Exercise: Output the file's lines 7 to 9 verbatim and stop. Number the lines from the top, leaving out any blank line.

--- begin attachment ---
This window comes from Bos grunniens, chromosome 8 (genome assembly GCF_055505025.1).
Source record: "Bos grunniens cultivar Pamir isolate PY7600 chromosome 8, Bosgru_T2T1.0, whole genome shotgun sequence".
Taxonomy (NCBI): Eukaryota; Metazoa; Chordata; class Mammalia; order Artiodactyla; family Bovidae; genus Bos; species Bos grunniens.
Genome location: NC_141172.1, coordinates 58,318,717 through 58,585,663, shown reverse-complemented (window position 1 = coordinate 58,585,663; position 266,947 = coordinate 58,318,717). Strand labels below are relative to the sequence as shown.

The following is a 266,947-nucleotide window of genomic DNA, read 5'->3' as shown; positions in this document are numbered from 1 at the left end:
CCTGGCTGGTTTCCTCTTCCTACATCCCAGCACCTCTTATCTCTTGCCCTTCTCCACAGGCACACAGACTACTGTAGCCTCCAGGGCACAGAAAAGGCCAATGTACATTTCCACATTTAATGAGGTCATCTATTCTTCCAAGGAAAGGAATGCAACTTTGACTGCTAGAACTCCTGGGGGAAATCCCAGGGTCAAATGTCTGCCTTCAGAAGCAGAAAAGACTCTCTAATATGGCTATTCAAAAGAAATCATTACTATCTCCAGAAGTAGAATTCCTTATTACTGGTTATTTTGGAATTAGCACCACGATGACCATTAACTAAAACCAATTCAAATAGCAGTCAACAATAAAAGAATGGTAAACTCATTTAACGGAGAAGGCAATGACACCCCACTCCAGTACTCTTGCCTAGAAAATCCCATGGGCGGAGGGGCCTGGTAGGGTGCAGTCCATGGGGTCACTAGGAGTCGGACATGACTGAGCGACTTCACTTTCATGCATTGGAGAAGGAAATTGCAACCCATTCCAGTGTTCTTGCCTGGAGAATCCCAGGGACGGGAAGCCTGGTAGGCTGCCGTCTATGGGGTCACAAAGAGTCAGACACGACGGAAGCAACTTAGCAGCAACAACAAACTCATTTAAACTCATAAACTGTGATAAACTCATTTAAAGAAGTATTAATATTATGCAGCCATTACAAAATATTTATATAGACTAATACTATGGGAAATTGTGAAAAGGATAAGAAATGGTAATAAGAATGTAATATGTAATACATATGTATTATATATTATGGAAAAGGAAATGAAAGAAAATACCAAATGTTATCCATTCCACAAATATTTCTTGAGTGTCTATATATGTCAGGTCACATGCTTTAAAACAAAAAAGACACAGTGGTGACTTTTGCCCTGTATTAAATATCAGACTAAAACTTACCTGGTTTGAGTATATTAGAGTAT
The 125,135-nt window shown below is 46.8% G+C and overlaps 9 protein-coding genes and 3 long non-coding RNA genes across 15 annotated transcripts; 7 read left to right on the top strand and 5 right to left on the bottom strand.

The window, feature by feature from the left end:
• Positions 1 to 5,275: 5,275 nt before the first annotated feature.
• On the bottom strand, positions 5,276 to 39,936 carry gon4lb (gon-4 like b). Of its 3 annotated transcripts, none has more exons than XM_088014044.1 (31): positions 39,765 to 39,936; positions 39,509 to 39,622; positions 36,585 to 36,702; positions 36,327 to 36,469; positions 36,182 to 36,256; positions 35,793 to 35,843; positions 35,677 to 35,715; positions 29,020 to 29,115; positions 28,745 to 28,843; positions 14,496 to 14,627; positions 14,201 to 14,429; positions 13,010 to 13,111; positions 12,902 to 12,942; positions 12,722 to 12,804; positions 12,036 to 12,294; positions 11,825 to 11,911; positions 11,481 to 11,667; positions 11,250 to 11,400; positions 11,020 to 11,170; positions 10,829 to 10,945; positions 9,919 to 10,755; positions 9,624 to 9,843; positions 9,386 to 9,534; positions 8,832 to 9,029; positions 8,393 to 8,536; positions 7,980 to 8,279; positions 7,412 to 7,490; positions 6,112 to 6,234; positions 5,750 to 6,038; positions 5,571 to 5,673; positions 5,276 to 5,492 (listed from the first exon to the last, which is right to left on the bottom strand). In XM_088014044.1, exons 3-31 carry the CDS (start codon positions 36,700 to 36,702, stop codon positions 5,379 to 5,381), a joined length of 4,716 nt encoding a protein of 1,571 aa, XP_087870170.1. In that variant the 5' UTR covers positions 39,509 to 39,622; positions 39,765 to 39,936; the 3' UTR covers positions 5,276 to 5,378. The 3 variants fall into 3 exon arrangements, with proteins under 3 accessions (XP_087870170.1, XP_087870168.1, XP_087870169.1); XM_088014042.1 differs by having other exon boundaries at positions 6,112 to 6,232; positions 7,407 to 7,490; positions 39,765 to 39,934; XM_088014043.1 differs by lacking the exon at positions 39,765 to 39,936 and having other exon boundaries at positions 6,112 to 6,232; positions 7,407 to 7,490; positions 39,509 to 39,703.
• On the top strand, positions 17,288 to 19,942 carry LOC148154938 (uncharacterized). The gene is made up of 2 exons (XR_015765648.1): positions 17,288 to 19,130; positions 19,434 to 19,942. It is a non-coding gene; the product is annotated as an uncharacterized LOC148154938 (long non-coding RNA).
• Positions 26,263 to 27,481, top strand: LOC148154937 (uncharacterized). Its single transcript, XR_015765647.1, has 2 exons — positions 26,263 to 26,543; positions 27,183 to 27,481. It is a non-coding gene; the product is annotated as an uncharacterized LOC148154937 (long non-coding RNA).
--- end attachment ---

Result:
The 125,135-nt window shown below is 46.8% G+C and overlaps 9 protein-coding genes and 3 long non-coding RNA genes across 15 annotated transcripts; 7 read left to right on the top strand and 5 right to left on the bottom strand.

The window, feature by feature from the left end:
• Positions 1 to 5,275: 5,275 nt before the first annotated feature.